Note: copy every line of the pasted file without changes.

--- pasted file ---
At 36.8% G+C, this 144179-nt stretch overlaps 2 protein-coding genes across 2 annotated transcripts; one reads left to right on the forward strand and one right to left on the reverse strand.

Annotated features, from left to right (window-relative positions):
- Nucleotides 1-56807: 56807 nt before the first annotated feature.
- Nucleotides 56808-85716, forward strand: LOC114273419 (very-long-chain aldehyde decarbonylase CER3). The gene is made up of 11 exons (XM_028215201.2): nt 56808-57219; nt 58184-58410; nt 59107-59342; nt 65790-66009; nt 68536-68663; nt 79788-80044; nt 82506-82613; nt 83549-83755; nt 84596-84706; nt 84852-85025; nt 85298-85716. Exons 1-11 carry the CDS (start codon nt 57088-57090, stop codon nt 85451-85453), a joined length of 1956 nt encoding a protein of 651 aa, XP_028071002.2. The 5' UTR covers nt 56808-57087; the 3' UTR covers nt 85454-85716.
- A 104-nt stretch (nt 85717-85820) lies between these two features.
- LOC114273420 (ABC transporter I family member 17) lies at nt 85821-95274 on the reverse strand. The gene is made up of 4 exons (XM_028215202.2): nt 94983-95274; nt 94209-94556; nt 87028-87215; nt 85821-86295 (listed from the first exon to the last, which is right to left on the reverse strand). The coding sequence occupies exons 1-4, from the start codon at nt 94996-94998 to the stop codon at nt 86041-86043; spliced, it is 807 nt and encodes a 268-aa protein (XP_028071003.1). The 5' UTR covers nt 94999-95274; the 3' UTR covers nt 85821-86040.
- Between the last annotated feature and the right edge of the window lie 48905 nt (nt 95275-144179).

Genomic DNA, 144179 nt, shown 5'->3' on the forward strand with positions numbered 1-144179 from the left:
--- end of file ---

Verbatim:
At 36.8% G+C, this 144179-nt stretch overlaps 2 protein-coding genes across 2 annotated transcripts; one reads left to right on the forward strand and one right to left on the reverse strand.

Annotated features, from left to right (window-relative positions):
- Nucleotides 1-56807: 56807 nt before the first annotated feature.
- Nucleotides 56808-85716, forward strand: LOC114273419 (very-long-chain aldehyde decarbonylase CER3). The gene is made up of 11 exons (XM_028215201.2): nt 56808-57219; nt 58184-58410; nt 59107-59342; nt 65790-66009; nt 68536-68663; nt 79788-80044; nt 82506-82613; nt 83549-83755; nt 84596-84706; nt 84852-85025; nt 85298-85716. Exons 1-11 carry the CDS (start codon nt 57088-57090, stop codon nt 85451-85453), a joined length of 1956 nt encoding a protein of 651 aa, XP_028071002.2. The 5' UTR covers nt 56808-57087; the 3' UTR covers nt 85454-85716.
- A 104-nt stretch (nt 85717-85820) lies between these two features.
- LOC114273420 (ABC transporter I family member 17) lies at nt 85821-95274 on the reverse strand. The gene is made up of 4 exons (XM_028215202.2): nt 94983-95274; nt 94209-94556; nt 87028-87215; nt 85821-86295 (listed from the first exon to the last, which is right to left on the reverse strand). The coding sequence occupies exons 1-4, from the start codon at nt 94996-94998 to the stop codon at nt 86041-86043; spliced, it is 807 nt and encodes a 268-aa protein (XP_028071003.1). The 5' UTR covers nt 94999-95274; the 3' UTR covers nt 85821-86040.
- Between the last annotated feature and the right edge of the window lie 48905 nt (nt 95275-144179).

Genomic DNA, 144179 nt, shown 5'->3' on the forward strand with positions numbered 1-144179 from the left: